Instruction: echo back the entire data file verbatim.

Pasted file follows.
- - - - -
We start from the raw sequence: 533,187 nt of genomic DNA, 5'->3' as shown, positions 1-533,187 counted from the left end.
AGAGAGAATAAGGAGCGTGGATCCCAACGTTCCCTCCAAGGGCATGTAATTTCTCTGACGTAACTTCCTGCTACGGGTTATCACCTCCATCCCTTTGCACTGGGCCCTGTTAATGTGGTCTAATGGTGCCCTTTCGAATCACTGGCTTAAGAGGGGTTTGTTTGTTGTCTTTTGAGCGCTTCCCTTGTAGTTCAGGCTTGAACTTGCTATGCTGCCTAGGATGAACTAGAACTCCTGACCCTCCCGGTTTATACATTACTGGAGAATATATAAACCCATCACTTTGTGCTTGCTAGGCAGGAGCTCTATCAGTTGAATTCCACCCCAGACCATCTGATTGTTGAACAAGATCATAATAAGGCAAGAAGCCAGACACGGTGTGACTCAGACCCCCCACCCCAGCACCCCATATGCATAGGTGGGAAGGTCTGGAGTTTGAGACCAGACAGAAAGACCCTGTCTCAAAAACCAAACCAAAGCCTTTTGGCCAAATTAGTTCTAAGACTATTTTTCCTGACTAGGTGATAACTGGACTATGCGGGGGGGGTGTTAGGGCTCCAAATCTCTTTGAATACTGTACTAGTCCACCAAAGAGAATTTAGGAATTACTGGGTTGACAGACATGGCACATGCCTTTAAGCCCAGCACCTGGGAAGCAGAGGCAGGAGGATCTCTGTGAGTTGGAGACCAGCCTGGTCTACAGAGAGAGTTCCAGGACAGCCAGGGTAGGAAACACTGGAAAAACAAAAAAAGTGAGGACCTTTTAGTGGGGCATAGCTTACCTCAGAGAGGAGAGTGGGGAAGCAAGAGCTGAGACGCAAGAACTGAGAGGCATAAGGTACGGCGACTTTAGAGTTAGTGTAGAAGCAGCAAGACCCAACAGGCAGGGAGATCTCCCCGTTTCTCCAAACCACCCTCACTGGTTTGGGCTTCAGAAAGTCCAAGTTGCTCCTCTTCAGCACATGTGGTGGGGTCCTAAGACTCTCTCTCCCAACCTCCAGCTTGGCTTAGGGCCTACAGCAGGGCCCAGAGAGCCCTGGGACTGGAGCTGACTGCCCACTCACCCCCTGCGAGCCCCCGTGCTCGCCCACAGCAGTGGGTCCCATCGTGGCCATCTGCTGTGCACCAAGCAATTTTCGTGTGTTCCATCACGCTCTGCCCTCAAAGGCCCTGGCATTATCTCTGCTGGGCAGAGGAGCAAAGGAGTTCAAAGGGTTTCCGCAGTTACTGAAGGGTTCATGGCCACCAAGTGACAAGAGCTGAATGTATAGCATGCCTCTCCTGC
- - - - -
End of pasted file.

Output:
We start from the raw sequence: 533,187 nt of genomic DNA, 5'->3' as shown, positions 1-533,187 counted from the left end.
AGAGAGAATAAGGAGCGTGGATCCCAACGTTCCCTCCAAGGGCATGTAATTTCTCTGACGTAACTTCCTGCTACGGGTTATCACCTCCATCCCTTTGCACTGGGCCCTGTTAATGTGGTCTAATGGTGCCCTTTCGAATCACTGGCTTAAGAGGGGTTTGTTTGTTGTCTTTTGAGCGCTTCCCTTGTAGTTCAGGCTTGAACTTGCTATGCTGCCTAGGATGAACTAGAACTCCTGACCCTCCCGGTTTATACATTACTGGAGAATATATAAACCCATCACTTTGTGCTTGCTAGGCAGGAGCTCTATCAGTTGAATTCCACCCCAGACCATCTGATTGTTGAACAAGATCATAATAAGGCAAGAAGCCAGACACGGTGTGACTCAGACCCCCCACCCCAGCACCCCATATGCATAGGTGGGAAGGTCTGGAGTTTGAGACCAGACAGAAAGACCCTGTCTCAAAAACCAAACCAAAGCCTTTTGGCCAAATTAGTTCTAAGACTATTTTTCCTGACTAGGTGATAACTGGACTATGCGGGGGGGGTGTTAGGGCTCCAAATCTCTTTGAATACTGTACTAGTCCACCAAAGAGAATTTAGGAATTACTGGGTTGACAGACATGGCACATGCCTTTAAGCCCAGCACCTGGGAAGCAGAGGCAGGAGGATCTCTGTGAGTTGGAGACCAGCCTGGTCTACAGAGAGAGTTCCAGGACAGCCAGGGTAGGAAACACTGGAAAAACAAAAAAAGTGAGGACCTTTTAGTGGGGCATAGCTTACCTCAGAGAGGAGAGTGGGGAAGCAAGAGCTGAGACGCAAGAACTGAGAGGCATAAGGTACGGCGACTTTAGAGTTAGTGTAGAAGCAGCAAGACCCAACAGGCAGGGAGATCTCCCCGTTTCTCCAAACCACCCTCACTGGTTTGGGCTTCAGAAAGTCCAAGTTGCTCCTCTTCAGCACATGTGGTGGGGTCCTAAGACTCTCTCTCCCAACCTCCAGCTTGGCTTAGGGCCTACAGCAGGGCCCAGAGAGCCCTGGGACTGGAGCTGACTGCCCACTCACCCCCTGCGAGCCCCCGTGCTCGCCCACAGCAGTGGGTCCCATCGTGGCCATCTGCTGTGCACCAAGCAATTTTCGTGTGTTCCATCACGCTCTGCCCTCAAAGGCCCTGGCATTATCTCTGCTGGGCAGAGGAGCAAAGGAGTTCAAAGGGTTTCCGCAGTTACTGAAGGGTTCATGGCCACCAAGTGACAAGAGCTGAATGTATAGCATGCCTCTCCTGC